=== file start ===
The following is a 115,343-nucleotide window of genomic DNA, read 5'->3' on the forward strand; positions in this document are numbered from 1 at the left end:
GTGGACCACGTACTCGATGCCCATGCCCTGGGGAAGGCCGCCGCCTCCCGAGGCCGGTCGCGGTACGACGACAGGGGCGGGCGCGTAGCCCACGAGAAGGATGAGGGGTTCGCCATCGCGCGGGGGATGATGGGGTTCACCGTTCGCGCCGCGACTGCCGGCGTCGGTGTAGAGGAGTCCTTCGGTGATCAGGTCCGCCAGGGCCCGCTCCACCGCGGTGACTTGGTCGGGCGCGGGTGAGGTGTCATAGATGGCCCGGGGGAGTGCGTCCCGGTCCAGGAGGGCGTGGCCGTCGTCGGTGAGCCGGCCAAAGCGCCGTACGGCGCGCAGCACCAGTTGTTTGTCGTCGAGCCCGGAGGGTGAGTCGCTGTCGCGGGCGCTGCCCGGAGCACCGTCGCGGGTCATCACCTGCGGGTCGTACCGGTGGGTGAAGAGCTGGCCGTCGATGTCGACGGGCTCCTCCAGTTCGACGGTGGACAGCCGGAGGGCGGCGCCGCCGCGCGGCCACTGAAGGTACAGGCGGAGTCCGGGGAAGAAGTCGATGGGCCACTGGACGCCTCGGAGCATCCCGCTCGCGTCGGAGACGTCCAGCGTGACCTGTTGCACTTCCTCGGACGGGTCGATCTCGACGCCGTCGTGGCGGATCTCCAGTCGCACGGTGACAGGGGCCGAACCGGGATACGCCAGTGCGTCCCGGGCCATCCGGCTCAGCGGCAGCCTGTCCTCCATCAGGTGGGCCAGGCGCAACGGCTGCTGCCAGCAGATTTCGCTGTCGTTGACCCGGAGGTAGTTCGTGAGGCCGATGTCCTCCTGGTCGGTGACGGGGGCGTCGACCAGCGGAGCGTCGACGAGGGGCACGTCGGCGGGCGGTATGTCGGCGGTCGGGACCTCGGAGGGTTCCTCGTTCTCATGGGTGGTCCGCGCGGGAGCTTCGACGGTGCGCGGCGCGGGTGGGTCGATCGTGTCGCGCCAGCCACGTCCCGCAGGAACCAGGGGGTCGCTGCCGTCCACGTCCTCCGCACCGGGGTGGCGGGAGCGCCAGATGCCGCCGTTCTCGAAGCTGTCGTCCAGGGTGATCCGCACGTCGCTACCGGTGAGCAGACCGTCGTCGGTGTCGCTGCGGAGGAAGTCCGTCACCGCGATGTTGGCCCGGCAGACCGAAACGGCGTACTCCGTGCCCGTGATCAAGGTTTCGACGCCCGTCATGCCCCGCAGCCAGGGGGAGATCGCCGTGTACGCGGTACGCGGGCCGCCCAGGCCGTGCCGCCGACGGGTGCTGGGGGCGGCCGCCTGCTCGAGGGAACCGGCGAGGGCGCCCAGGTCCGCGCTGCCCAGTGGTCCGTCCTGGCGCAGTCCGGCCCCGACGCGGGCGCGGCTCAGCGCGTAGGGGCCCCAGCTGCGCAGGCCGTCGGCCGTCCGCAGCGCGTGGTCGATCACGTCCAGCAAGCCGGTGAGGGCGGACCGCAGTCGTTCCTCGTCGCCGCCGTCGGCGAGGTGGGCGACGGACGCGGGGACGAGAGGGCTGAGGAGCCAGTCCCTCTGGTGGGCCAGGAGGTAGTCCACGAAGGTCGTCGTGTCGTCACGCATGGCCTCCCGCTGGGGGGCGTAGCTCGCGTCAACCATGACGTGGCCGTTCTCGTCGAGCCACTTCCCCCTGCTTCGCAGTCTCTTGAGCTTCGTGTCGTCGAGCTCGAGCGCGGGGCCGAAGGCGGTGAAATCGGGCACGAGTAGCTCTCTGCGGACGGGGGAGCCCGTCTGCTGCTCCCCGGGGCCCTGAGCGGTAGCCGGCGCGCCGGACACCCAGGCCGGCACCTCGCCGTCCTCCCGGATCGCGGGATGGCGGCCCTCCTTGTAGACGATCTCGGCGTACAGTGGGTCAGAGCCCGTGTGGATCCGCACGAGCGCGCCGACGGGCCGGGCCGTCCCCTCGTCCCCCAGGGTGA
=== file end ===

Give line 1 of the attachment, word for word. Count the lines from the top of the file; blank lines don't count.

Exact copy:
The following is a 115,343-nucleotide window of genomic DNA, read 5'->3' on the forward strand; positions in this document are numbered from 1 at the left end: